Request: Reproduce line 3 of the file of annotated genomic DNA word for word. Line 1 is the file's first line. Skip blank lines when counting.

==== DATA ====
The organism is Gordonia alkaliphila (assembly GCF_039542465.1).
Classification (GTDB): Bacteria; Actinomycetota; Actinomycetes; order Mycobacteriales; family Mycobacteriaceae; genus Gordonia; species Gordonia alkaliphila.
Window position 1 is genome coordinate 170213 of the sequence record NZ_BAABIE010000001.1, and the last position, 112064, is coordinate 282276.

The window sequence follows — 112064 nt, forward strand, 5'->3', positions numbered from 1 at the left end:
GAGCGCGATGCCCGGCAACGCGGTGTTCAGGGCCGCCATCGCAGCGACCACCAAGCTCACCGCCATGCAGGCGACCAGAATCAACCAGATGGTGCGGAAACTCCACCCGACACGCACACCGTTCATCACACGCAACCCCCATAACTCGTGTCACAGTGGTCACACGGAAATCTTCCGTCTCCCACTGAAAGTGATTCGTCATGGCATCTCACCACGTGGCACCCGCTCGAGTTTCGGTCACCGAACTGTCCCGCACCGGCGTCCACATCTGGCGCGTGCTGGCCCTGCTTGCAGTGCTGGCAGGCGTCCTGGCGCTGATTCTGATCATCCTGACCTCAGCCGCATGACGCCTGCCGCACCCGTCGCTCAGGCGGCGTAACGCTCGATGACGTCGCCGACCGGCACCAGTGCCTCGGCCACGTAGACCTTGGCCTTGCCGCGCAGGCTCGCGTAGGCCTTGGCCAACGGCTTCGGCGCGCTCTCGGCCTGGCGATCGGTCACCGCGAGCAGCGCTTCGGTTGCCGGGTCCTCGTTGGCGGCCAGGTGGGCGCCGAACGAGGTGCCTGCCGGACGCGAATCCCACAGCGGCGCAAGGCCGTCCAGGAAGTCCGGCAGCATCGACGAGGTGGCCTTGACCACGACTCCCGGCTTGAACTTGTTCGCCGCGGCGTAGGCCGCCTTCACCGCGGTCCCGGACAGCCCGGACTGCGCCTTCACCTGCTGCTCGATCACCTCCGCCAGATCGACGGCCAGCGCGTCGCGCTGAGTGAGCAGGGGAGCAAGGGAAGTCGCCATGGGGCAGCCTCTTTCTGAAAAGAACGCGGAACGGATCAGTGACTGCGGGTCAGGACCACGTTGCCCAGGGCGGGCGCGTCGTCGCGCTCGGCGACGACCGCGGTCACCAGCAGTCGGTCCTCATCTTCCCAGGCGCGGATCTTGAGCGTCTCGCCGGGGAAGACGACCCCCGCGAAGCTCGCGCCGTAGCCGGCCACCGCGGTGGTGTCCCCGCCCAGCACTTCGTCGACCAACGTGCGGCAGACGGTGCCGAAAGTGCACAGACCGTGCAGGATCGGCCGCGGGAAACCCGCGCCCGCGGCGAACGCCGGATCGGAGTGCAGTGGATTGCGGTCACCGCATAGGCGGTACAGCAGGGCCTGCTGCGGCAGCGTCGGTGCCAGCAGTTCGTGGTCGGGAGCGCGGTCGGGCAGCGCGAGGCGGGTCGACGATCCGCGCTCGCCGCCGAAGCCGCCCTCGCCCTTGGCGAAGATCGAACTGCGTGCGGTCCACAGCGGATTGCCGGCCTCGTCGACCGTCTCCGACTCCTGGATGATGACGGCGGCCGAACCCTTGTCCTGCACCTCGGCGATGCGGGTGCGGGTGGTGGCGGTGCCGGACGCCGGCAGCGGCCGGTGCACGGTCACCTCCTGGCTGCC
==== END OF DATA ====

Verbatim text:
Window position 1 is genome coordinate 170213 of the sequence record NZ_BAABIE010000001.1, and the last position, 112064, is coordinate 282276.